The Monetary Authority of Singapore has issued a consultation paper as part of its plans to formalise expectations for holders of a capital markets services licence, banks, merchant banks and finance companies to have in place policies and procedures to place to ensure best execution and to support fair outcomes for customers.
The consultation is in tandem with MAS’ earlier proposal for a market operator to have in place measures to facilitate its members’ execution of customers’ orders in the customers’ interests, and to ensure that its handling and execution of bids and offers is conducted on a fair and objective basis.
Last month I wrote about the challenges of regulating machine learning, but will AI highlight the different market structure between equities and FX – something that is a long running theme of this column? The value of AI is unarguable, but it strikes me that it will be put to different uses in FX than, for example, equities - and that is because of the different market structures of each instrument. One use is revolutionary, the other? Well we're kind of used to it...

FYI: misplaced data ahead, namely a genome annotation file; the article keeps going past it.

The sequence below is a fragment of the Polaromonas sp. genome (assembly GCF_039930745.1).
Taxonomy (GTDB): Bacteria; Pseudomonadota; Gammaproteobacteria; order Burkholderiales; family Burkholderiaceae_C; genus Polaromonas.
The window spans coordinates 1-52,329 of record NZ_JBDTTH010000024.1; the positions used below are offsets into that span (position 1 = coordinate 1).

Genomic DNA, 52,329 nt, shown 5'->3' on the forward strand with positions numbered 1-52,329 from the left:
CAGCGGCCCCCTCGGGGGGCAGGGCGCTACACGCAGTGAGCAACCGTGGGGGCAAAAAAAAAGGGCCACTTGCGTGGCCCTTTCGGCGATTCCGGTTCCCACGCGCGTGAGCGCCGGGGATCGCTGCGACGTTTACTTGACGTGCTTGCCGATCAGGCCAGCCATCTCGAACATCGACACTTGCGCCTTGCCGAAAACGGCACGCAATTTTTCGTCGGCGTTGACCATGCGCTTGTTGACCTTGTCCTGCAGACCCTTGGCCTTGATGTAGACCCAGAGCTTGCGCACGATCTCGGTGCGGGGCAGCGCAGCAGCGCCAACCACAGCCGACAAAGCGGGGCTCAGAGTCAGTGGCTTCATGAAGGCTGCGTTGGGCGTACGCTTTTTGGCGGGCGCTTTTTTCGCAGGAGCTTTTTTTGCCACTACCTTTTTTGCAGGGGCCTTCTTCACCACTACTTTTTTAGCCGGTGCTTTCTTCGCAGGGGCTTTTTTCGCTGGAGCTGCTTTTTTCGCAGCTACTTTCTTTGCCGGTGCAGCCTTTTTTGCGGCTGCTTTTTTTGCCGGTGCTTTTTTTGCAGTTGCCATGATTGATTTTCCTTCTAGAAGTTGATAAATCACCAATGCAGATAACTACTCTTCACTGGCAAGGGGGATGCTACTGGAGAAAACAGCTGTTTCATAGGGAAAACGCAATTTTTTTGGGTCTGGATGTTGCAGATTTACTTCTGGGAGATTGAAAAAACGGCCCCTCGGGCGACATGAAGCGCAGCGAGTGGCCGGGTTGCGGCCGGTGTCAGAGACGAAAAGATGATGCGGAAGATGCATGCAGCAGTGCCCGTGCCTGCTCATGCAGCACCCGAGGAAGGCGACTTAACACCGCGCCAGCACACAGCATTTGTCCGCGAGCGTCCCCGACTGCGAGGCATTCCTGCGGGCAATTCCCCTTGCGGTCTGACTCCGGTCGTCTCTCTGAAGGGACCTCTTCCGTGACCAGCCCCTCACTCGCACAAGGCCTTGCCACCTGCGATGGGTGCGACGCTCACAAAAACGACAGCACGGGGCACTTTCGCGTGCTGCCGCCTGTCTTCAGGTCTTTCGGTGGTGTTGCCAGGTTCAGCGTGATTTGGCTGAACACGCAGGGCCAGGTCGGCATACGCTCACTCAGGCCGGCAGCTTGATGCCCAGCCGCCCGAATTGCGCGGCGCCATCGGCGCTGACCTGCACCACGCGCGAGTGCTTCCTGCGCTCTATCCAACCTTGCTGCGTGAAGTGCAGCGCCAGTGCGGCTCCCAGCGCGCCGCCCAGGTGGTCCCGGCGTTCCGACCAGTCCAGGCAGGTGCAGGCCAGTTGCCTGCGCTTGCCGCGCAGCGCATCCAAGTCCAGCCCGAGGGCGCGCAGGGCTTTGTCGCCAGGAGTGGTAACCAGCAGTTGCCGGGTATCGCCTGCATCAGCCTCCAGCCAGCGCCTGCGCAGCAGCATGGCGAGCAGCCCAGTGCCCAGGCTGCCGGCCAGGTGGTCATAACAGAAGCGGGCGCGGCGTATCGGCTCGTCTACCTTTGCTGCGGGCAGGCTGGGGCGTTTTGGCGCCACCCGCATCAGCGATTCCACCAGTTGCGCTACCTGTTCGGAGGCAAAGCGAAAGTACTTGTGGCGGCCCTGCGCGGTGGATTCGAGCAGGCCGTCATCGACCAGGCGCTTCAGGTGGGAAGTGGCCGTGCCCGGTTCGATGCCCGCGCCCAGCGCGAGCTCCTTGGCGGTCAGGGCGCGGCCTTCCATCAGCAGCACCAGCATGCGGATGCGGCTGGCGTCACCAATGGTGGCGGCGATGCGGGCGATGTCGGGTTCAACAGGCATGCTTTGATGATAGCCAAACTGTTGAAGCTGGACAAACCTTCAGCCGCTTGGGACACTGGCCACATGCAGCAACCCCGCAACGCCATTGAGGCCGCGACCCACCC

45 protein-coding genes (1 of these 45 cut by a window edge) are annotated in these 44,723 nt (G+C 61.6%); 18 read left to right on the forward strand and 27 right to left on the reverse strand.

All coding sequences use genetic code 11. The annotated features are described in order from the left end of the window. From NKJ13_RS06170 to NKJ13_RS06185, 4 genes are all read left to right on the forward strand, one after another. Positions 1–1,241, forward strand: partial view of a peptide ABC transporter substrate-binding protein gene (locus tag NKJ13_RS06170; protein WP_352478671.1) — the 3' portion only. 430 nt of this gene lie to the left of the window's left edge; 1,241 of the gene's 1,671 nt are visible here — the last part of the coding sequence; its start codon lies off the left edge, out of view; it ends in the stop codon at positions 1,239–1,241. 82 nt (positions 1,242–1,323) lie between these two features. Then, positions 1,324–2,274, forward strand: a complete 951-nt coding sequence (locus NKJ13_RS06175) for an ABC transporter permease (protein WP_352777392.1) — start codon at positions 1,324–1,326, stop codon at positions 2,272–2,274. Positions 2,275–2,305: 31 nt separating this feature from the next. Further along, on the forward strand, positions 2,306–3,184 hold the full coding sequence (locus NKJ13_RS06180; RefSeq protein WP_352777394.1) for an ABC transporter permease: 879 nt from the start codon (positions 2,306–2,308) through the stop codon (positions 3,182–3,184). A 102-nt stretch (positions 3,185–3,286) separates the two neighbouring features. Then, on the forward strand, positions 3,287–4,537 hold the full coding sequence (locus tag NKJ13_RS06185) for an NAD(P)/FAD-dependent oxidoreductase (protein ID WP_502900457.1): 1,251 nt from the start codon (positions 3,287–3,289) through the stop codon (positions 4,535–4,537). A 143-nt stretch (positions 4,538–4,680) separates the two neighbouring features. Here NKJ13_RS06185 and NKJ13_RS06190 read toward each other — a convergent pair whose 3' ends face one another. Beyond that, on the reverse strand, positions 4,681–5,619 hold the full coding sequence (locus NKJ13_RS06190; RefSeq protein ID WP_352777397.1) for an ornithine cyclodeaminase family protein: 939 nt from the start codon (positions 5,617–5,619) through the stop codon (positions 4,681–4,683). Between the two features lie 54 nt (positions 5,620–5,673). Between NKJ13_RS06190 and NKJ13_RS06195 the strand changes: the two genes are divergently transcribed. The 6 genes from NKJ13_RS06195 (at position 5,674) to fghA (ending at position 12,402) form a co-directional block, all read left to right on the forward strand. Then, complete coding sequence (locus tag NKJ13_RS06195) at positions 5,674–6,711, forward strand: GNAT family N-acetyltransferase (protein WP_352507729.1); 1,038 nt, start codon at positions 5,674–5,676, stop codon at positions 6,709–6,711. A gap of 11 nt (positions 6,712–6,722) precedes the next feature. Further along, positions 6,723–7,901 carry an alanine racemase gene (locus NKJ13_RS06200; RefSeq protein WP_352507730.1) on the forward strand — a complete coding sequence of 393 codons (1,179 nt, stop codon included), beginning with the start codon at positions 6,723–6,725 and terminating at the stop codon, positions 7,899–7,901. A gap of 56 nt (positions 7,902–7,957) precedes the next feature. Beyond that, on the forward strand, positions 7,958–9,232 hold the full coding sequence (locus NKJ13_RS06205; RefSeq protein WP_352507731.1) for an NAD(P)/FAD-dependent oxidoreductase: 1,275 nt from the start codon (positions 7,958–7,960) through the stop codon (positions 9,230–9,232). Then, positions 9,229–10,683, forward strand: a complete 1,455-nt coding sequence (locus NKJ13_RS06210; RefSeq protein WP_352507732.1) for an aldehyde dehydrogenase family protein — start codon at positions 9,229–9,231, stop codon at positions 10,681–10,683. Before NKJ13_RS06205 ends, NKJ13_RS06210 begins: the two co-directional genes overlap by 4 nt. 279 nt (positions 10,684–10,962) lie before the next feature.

The wealth of data and predominance of electronic trading mean TCA in spot FX should be a relatively straightforward process. But what happens when a market is mainly voice traded and data is sporadic? Colin Lambert finds out.
Among the many upheavals created by the impending MiFID II regulation is the requirement to timestamp all trades in compass of the regulation. In FX markets this has created a paradox, for while it is easy to timestamp a spot FX trade, this product is not “in scope”.
FX forwards and swaps, on the other hand, are in scope and they are mainly traded over voice channels and no public central limit order book (CLOB) has enough volume or data to provide a “market” price.